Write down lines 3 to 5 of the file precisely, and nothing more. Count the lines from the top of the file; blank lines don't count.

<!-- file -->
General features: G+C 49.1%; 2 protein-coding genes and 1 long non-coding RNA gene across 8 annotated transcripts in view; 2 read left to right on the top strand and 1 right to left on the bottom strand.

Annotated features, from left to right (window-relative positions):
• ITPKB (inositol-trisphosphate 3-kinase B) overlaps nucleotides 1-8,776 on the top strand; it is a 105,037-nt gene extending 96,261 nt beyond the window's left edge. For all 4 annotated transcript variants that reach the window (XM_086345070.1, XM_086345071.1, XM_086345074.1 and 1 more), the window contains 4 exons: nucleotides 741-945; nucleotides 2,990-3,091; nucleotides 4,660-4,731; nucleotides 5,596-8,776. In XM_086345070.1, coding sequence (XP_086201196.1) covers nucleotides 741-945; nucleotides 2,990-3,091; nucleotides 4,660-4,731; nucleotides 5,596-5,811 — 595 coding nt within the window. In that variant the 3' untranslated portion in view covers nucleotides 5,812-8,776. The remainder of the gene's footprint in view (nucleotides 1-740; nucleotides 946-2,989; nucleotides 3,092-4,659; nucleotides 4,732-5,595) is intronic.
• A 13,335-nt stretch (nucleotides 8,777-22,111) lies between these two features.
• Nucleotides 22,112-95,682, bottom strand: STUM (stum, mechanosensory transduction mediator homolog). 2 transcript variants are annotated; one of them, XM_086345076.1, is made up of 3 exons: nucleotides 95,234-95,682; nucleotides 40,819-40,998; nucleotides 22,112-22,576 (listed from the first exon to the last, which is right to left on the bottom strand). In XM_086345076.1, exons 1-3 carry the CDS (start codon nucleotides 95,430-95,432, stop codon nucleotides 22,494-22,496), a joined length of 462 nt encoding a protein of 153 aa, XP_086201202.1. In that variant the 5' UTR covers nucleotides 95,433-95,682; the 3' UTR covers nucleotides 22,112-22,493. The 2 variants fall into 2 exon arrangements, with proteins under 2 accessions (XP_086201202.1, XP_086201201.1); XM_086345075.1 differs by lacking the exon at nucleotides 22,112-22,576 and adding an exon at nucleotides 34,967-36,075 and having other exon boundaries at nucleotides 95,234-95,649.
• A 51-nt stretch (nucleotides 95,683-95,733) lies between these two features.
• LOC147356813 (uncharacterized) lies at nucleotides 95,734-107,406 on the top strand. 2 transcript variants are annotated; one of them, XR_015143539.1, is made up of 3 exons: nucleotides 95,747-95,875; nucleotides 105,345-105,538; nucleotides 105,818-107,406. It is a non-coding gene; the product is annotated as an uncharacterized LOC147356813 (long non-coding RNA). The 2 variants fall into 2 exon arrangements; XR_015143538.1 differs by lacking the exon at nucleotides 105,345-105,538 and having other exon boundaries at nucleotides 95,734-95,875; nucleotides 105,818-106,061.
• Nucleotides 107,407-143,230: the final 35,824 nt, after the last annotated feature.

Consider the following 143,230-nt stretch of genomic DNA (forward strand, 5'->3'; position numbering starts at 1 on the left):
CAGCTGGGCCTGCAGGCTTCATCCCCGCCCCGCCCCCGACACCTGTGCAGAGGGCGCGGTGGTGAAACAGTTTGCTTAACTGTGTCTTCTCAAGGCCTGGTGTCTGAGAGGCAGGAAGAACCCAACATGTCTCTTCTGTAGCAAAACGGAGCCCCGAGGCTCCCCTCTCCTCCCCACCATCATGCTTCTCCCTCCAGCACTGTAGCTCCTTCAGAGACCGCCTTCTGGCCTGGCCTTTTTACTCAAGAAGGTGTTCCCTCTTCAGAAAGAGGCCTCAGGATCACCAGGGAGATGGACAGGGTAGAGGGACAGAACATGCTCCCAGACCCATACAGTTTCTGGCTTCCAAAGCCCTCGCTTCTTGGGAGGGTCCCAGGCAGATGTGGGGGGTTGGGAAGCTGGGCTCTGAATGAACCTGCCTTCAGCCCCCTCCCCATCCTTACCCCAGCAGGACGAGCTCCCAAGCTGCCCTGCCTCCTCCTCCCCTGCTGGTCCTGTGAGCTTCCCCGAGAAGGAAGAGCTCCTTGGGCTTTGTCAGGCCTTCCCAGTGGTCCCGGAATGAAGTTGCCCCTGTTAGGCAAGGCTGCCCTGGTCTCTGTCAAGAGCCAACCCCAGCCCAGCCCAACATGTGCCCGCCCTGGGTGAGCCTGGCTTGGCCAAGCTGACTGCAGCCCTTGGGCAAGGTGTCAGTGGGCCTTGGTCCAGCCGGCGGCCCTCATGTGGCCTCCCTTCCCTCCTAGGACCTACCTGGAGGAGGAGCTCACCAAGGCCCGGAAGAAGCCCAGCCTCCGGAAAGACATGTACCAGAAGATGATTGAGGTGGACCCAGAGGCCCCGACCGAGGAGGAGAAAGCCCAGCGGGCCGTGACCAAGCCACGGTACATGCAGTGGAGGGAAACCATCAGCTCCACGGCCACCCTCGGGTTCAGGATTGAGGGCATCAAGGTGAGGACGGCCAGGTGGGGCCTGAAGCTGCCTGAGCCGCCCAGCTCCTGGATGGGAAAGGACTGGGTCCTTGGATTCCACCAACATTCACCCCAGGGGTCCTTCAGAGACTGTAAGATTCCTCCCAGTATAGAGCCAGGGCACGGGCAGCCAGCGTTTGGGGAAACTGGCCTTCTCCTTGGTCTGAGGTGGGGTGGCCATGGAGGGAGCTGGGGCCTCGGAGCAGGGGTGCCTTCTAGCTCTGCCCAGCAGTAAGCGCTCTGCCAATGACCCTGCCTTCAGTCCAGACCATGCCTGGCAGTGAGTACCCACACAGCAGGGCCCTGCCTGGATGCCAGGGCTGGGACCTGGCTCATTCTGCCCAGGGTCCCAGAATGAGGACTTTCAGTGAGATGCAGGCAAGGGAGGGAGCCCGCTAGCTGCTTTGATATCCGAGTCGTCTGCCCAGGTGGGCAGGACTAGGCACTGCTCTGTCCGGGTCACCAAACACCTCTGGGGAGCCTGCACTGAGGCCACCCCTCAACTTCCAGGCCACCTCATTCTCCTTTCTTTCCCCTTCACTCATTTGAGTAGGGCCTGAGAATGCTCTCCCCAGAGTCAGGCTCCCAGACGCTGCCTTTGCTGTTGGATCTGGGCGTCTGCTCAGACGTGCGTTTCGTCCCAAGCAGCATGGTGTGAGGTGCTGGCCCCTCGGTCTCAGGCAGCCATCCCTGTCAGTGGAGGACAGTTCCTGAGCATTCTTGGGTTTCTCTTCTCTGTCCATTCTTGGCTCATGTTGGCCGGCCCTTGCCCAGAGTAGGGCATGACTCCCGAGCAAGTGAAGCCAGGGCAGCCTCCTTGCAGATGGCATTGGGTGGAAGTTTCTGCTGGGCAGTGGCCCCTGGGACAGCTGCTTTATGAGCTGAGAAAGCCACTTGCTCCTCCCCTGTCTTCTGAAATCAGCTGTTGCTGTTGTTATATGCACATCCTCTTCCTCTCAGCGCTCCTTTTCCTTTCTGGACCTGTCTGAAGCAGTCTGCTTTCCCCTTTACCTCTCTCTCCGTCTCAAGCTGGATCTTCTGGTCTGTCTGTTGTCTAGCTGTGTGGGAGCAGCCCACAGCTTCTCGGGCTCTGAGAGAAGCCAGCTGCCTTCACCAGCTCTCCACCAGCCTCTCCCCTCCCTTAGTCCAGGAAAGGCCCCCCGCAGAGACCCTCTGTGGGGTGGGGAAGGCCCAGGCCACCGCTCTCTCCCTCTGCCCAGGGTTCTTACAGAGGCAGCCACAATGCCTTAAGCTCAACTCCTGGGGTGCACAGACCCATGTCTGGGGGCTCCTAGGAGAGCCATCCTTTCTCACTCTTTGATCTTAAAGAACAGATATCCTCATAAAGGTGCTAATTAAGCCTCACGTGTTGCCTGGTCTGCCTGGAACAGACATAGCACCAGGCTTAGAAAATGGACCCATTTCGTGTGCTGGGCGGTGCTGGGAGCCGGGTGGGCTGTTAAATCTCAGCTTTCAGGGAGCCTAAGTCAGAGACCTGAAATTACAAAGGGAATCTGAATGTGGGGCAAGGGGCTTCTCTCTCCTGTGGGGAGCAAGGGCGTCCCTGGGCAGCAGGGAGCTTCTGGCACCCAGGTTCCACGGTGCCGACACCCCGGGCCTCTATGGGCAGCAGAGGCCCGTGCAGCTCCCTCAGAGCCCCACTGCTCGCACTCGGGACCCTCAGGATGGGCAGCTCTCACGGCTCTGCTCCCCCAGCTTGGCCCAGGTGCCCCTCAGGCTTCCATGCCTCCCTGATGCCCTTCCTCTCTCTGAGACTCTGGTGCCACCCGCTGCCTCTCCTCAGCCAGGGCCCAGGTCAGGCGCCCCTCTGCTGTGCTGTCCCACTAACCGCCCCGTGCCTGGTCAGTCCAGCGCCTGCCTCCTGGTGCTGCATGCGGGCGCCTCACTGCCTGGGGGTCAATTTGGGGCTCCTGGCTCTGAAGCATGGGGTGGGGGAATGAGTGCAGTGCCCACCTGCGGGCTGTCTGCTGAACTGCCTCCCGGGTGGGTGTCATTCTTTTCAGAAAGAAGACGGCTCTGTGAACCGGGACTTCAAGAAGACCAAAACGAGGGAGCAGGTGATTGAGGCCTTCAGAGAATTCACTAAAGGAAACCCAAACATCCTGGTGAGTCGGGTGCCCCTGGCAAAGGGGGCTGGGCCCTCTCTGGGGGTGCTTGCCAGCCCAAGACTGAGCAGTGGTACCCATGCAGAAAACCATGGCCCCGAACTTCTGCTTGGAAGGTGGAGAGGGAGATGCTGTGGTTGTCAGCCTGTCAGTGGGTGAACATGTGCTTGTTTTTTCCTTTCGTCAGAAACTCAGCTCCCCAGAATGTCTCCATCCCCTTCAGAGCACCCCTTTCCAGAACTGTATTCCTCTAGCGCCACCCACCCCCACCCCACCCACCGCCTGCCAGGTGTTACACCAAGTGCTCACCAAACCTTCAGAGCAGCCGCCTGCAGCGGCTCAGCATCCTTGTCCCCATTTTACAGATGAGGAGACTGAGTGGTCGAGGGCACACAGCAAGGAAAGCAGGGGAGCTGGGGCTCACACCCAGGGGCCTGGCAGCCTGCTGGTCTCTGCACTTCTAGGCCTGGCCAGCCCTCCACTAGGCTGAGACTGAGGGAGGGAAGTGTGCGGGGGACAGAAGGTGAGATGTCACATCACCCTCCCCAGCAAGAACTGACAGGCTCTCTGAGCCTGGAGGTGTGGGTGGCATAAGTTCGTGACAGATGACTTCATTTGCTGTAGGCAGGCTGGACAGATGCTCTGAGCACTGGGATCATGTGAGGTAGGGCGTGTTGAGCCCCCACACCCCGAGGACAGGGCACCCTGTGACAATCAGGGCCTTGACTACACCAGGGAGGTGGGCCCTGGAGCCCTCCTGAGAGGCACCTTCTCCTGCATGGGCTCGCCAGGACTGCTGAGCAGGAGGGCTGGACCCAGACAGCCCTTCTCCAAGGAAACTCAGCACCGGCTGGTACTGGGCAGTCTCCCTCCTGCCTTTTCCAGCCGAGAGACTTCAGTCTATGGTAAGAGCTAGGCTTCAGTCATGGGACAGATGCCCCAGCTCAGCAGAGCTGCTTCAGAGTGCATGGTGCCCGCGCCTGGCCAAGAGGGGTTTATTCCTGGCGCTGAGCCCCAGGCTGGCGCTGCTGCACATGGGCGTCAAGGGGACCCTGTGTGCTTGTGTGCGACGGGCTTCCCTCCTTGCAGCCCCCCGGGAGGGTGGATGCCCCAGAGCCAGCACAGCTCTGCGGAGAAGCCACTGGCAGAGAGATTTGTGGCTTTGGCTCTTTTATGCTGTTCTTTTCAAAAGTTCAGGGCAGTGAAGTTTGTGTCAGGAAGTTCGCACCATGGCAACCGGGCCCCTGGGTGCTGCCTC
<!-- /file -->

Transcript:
• ITPKB (inositol-trisphosphate 3-kinase B) overlaps nucleotides 1-8,776 on the top strand; it is a 105,037-nt gene extending 96,261 nt beyond the window's left edge. For all 4 annotated transcript variants that reach the window (XM_086345070.1, XM_086345071.1, XM_086345074.1 and 1 more), the window contains 4 exons: nucleotides 741-945; nucleotides 2,990-3,091; nucleotides 4,660-4,731; nucleotides 5,596-8,776. In XM_086345070.1, coding sequence (XP_086201196.1) covers nucleotides 741-945; nucleotides 2,990-3,091; nucleotides 4,660-4,731; nucleotides 5,596-5,811 — 595 coding nt within the window. In that variant the 3' untranslated portion in view covers nucleotides 5,812-8,776. The remainder of the gene's footprint in view (nucleotides 1-740; nucleotides 946-2,989; nucleotides 3,092-4,659; nucleotides 4,732-5,595) is intronic.
• A 13,335-nt stretch (nucleotides 8,777-22,111) lies between these two features.
• Nucleotides 22,112-95,682, bottom strand: STUM (stum, mechanosensory transduction mediator homolog). 2 transcript variants are annotated; one of them, XM_086345076.1, is made up of 3 exons: nucleotides 95,234-95,682; nucleotides 40,819-40,998; nucleotides 22,112-22,576 (listed from the first exon to the last, which is right to left on the bottom strand). In XM_086345076.1, exons 1-3 carry the CDS (start codon nucleotides 95,430-95,432, stop codon nucleotides 22,494-22,496), a joined length of 462 nt encoding a protein of 153 aa, XP_086201202.1. In that variant the 5' UTR covers nucleotides 95,433-95,682; the 3' UTR covers nucleotides 22,112-22,493. The 2 variants fall into 2 exon arrangements, with proteins under 2 accessions (XP_086201202.1, XP_086201201.1); XM_086345075.1 differs by lacking the exon at nucleotides 22,112-22,576 and adding an exon at nucleotides 34,967-36,075 and having other exon boundaries at nucleotides 95,234-95,649.